Author + information
- Raffaele Bugiardini,
- Edina Cenko,
- Jinsung Yoon,
- Beatrice Ricci,
- Davor Milicic,
- Sasko Kedev,
- Zorana Vasiljevic,
- Olivia Manfrini,
- Mihaela van der Schaar and
- Lina Badimon
Data supporting the use of percutaneous coronary intervention (PCI) in ST-segment elevation myocardial infarction (STEMI) beyond a 12-hour cut-off are sparse and contradictory. We aimed to investigate whether different delays to hospital presentation and patient clinical characteristics may interfere with PCI resulting in a heterogeneous treatment effect in a population of clinically stable patients with STEMI presenting 12-48 hours after symptom onset.
Cohort study using a population based registry (ISACS-TC, NCT01218776) consisting of 2,730 clinically stable patients with STEMI who presented 12-48 hours after symptom onset undergoing PCI or routine medical treatment (RMT). To adjust for confounding, we used inverse probability of treatment weighted (IPTW) models. Effect modifier changes were estimated by tests for interaction. The primary outcome was the composite of 30-day all-cause mortality and severe left ventricular dysfunction (EF<30%). The secondary outcome was 30-day all-cause mortality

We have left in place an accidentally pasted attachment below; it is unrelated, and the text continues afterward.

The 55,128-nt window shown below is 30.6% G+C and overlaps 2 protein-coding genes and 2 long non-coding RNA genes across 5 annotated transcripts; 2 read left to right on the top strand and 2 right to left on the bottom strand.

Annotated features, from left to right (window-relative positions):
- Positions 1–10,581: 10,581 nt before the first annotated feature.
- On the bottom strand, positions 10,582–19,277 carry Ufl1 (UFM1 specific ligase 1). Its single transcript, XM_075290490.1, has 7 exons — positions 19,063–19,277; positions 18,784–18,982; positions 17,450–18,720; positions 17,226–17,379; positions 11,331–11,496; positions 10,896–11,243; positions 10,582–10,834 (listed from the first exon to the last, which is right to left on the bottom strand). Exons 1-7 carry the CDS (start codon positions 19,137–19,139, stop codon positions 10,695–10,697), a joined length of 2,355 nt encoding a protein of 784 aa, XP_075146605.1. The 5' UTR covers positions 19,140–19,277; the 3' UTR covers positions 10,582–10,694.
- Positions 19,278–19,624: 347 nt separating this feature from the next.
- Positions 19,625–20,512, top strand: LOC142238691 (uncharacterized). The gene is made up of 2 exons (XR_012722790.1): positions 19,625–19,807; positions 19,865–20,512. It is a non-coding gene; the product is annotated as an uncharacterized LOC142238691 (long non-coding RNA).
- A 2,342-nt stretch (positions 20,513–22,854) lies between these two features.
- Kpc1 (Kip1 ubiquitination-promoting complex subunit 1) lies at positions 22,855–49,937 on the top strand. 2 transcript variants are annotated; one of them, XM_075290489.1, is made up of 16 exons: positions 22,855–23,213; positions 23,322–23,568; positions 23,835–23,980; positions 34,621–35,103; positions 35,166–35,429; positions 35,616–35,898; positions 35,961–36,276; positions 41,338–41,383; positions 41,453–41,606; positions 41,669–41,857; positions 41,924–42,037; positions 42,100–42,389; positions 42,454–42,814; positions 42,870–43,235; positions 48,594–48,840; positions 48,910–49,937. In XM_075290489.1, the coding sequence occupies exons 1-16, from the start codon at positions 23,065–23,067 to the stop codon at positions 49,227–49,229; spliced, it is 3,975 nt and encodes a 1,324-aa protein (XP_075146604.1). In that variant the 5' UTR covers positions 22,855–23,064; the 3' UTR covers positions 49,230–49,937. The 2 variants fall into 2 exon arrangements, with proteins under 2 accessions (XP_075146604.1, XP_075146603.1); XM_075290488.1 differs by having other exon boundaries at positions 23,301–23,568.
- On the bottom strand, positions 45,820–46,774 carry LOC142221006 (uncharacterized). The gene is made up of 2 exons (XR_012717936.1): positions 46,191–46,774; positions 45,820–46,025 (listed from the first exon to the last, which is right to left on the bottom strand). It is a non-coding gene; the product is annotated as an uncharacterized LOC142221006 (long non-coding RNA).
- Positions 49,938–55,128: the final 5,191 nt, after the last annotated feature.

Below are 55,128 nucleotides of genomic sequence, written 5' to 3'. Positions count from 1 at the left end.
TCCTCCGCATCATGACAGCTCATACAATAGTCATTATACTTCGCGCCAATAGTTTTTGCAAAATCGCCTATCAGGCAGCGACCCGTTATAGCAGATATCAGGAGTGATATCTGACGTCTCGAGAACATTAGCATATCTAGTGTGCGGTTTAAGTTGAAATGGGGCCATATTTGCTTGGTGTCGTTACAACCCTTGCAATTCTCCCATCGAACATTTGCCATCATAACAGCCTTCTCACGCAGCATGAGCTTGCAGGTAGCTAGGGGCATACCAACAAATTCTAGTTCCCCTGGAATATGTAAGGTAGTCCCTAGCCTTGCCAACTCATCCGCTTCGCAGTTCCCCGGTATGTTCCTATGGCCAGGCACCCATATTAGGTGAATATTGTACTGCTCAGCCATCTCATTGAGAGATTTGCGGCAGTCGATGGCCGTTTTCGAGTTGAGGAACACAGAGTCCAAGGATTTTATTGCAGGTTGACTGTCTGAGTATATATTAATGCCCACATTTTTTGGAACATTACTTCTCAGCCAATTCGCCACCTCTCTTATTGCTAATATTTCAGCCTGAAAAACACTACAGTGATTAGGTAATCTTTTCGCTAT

Baseline characteristics were well matched between PCI and RMT groups. There were significant interactions for the primary outcome (p=0.001), and the secondary outcome (p =0.006) and time from symptom onset to hospital presentation (>12-24 hours or ≥ 25-48 hours). Patients were, then, stratified based on their time from symptom onset to hospital presentation in two delay cohorts. Among patients presenting ≥ 25-48 hours after symptom onset, the primary outcome occurred in 5.4% of patients undergoing PCI compared with 8.7% of patients managed with RMT (OR: 0.60 95%CI 0.40-0.89). This benefit was driven mainly by a reduction in mortality with PCI (1.8% vs 5.7% OR: 0.30 95%CI 0.16-0.58). Estimates of PCI effect in the 25-48-hour sample varied with age (OR: 0.26 for patients ≥65 years old and 1.33 for those younger; interaction test P<0.001). There was no difference in outcomes of patients undergoing PCI between 12 and 24 hours.
Clinically, stable STEMI patients may benefit of PCI beyond the recommended 12-hour cut-off. Advantage varies considerably depending on PCI-related delay and patients’ age
Poster Hall, Hall A/B
Saturday, March 10, 2018, 10:00 a.m.-10:45 a.m.
Session Title: Important Issues Related to the Management of Patients With Acute Coronary Syndromes
Abstract Category: 02. Acute and Stable Ischemic Heart Disease: Clinical
Presentation Number: 1130-443
- 2018 American College of Cardiology Foundation